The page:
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Our Commitment to Supporting Individuals on the Autism Spectrum and their Families

HHS Autism Information

The latest figures from the Centers for Disease Control and Prevention (CDC) reaffirm that autism is a critical public health issue that deeply impacts the lives of millions of Americans.  The Obama administration recognizes the importance of this health issue and it continues to work to improve the lives of individuals on the autism spectrum and their families by supporting research, improving supports and services, and working closely with the entire community.

Autism is a developmental disability characterized, in varying degrees, by difficulties in social interaction, verbal and nonverbal communication and repetitive behaviors.  Early identification and intervention can greatly improve a child’s trajectory in life.  Parents should talk with their child’s doctor as soon as possible if they believe there is a possibility that their child has autism or other developmental delays.

The Combating Autism Act and the Interagency Autism Coordinating Committee (IACC)

The Combating Autism Act of 2006 (CAA - P.L. 109-416) and Combating Autism Reauthorization Act of 2011 (CARA - P.L. 112-32) authorize autism spectrum disorder (ASD) research and services activities across HHS and authorize the Interagency Autism Coordinating Committee (IACC), a Federal advisory committee that coordinates ASD-related efforts across HHS, partner federal agencies and private stakeholder groups, and advises the Secretary of HHS on issues related to ASD. Through its inclusion of both Federal and public stakeholder members, the IACC helps to ensure that a wide range of ideas and perspectives are represented and discussed in a public forum.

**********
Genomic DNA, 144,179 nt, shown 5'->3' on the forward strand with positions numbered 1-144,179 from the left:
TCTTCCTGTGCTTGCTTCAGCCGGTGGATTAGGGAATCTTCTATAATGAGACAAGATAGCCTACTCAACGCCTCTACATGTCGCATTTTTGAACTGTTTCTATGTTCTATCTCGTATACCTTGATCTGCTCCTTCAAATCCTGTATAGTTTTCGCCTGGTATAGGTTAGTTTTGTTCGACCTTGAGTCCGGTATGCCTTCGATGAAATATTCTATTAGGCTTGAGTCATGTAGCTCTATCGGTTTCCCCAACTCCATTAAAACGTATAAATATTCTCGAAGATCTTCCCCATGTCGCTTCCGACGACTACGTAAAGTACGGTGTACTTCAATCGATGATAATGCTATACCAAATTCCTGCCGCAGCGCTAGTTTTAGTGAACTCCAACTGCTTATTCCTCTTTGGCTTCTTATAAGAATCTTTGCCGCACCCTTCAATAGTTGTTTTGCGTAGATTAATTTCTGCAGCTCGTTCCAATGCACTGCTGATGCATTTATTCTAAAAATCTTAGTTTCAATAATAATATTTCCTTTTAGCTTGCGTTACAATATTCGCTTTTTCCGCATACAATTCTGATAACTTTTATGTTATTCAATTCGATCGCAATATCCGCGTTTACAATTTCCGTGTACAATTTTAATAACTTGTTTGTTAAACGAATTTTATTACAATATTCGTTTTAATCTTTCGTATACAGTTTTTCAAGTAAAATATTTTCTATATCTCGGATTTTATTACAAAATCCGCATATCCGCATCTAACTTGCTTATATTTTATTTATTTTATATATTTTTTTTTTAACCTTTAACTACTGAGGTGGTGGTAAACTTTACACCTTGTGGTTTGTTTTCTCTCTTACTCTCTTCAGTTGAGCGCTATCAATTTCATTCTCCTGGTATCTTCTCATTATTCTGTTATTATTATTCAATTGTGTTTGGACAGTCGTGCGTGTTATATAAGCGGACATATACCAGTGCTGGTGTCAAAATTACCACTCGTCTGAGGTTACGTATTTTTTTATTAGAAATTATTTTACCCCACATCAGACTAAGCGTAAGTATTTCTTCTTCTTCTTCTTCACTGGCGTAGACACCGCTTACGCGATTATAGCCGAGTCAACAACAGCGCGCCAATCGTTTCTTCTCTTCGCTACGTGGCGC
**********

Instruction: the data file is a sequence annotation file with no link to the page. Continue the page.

The IACC’s work includes the development and annual updating of the IACC Strategic Plan for ASD Research, an annual IACC Summary of Advances in ASD Research, activities to monitor the portfolio of federal and privately funded autism research and other federal ASD activities, and meetings held throughout the year. More information about the IACC, its activities and publications can be found on the IACC website, at: www.iacc.hhs.gov.

The Affordable Care Act and Autism and Related Conditions

The Affordable Care Act contains important provisions for individuals with autism and related conditions and their families.  Under the new health care law:

  • Most health insurance plans are no longer allowed to deny, limit, exclude or charge more for coverage to anyone based on a pre-existing condition, including autism and related conditions.  
  • All Marketplace health plans and most other private insurance plans must cover preventive services for children without charging a copayment or coinsurance. This includes autism screening for children at 18 and 24 months.
  • The Affordable Care Act prohibits health plans from putting a lifetime dollar limit on most benefits you receive. The law also does away with annual dollar limits a health plan can place on most of your benefits. Prior to the Affordable Care Act, many plans set a dollar limit on what they would spend for covered benefits during the time individuals were enrolled in the plan, leaving individuals on the autism spectrum and their families to pay the cost of all care exceeding that limit.  
  • Young adults can remain covered under their parents’ insurance up to the age of 26.  Already, 3.1 million more young people have been insured through this provision of the new law.  For a young adult with autism or related conditions and their family, that means more flexibility, more options and greater piece of mind.
  • Individuals on the autism spectrum and families of children on the autism spectrum now have expanded access to affordable insurance options through the new Health Insurance Marketplace and expansion in Medicaid.
  • New health plans sold in the individual and small group markets, including the Marketplace, must cover “essential health benefits,” including hospitalizations, preventive services, and prescription drugs, to help ensure you have the coverage you need to stay healthy. Health insurers will also have annual out-of-pocket limits to protect families’ incomes against the high cost of health care services.

Tracking Autism Spectrum Disorder